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9 Articles of the Mexican Constitution Worth Learning About

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9 Articles of the Mexican Constitution Worth Learning About

Sophia Boccard

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On February 5, 1917, the Mexican Constitutional Congress approved and signed into effect the Mexican Constitution that today, still stands exactly as it did 101 years ago. What started as a social and cultural movement led to a violent Revolution that claimed many lives. Today, the date the Constitution went into effect is celebrated with many businesses, government offices, postal services, and schools closing-down for a three-day holiday weekend that includes festivals and street celebrations. We’ve called out some of the most significant Articles that helped frame the social and political backdrop for Mexico today. Let’s get your Mexican history on!

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Articles

Article 1 can be summed as giving the rights that are listed in the Constitution, outlawing slavery and protection from all types of discrimination, to every single Individual in Mexico. 

Article 3 is a long one, but it’s one of the most important elements that helped shape the Mexican government to allow for education to be church-free. The standard of education shall allow that education be “maintained entirely apart from any religious doctrine and, based on the results of scientific progress, shall strive against ignorance and its effects, servitudes, fanaticism, and prejudices.”

A fair trial is a requirement under Article 14 that lists “No person shall be deprived of life, liberty, property, possessions, or rights without a trial by a duly created court in which the essential formalities of procedure are observed and in accordance with laws issued prior to the act.”

 Relatos e Historias de Mexico

Relatos e Historias de Mexico

Cruel and unusual punishment is prohibited, according to Article 22. Specifically, penalties of death, mutilation, infamy, marks, physical punishments, torments, excessive fines, and even confiscation of assets are all abolished.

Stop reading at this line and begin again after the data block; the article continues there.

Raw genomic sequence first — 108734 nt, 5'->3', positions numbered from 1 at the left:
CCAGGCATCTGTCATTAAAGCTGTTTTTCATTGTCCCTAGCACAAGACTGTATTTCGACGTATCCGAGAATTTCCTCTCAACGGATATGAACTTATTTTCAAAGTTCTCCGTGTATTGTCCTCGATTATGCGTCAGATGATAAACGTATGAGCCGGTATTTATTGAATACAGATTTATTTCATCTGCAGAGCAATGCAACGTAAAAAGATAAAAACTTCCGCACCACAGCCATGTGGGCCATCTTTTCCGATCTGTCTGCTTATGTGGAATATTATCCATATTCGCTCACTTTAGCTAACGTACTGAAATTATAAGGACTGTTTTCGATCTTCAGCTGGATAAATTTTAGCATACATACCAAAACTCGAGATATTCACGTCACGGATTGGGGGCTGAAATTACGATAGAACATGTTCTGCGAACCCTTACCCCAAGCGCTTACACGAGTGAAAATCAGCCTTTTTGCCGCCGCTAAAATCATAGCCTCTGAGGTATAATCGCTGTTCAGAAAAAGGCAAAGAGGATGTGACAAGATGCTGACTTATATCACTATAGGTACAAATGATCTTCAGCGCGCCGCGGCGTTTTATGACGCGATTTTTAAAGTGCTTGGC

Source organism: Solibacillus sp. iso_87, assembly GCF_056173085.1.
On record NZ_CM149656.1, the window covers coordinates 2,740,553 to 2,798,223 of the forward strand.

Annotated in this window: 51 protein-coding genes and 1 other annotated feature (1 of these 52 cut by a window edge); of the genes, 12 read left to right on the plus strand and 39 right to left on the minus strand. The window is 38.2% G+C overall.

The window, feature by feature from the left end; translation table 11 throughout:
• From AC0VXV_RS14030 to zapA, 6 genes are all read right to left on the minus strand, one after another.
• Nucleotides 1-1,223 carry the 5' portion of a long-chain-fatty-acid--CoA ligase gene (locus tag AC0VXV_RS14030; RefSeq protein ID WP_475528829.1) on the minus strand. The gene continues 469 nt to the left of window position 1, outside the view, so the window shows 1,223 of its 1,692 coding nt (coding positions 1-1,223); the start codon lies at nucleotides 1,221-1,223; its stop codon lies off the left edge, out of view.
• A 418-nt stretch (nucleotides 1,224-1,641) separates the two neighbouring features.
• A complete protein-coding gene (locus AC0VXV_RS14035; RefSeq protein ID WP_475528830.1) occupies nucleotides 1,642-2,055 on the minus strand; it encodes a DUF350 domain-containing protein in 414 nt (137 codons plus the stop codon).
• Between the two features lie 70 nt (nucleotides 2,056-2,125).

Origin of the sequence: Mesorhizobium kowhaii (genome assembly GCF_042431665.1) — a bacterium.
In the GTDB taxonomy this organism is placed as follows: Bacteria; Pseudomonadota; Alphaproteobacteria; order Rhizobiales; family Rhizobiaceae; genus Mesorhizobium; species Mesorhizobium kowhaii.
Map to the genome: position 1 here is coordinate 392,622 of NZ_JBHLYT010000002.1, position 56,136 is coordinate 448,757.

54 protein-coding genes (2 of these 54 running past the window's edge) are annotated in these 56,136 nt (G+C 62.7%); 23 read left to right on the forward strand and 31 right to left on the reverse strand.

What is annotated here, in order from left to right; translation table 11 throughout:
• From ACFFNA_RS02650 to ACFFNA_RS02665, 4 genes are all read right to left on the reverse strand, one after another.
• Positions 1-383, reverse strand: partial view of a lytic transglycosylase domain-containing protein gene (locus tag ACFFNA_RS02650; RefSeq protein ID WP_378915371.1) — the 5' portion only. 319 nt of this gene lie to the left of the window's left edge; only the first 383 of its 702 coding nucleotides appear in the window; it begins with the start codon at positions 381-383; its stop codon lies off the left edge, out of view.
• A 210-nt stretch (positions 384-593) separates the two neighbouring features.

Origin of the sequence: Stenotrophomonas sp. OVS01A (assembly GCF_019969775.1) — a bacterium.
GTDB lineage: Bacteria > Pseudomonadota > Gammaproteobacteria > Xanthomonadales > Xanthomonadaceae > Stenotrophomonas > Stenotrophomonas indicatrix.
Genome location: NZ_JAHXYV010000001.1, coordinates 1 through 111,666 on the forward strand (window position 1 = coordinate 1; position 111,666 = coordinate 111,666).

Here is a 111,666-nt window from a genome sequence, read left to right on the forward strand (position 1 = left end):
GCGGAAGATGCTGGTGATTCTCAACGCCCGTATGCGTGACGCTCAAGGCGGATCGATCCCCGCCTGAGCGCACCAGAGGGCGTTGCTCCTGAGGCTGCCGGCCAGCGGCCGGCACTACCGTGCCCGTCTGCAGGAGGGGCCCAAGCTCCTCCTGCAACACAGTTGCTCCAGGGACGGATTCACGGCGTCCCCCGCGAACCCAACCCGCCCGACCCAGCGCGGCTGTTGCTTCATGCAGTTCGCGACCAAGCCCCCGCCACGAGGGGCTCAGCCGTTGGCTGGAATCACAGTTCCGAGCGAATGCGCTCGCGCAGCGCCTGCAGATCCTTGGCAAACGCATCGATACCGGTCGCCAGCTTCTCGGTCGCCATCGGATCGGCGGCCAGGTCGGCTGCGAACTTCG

As long as each person does not constitute an offense punishable by law, Article 24 states that every individual is “free to embrace the religion of his choice and to practice all ceremonies, devotions, or observances of his respective faith, either in places of public worship or at home”. 

Uniquely a Mexican right, Article 27 states that the government has the right to seize property for the good of the nation. This led to the creation of ejidos, a piece of land farmed communally under a system supported by the state, and thus allowing individual community members to farm and own said land.

 100 Aniversario de la Promulgación de la Constitución Política de los Estados Unidos Mexicanos

100 Aniversario de la Promulgación de la Constitución Política de los Estados Unidos Mexicanos

In order to be elected minister of the Supreme Court of Justice, according to Article 95, the individual must be a Mexican citizen by birth and not be over 65 or less than 35 at the time of his or her election.

Article 123 gave workers the right to strike, receive a day’s rest per week, work a maximum of eight-hours each day, and be given the right to equal pay for equal work, regardless of sex or nationality.  

Article 130 helped separate church and state, and restricts churches from having any kind of legal status. It denies individual ministers and the church from any right to vote or freedom of speech, preventing the religious entities from criticizing the law or government.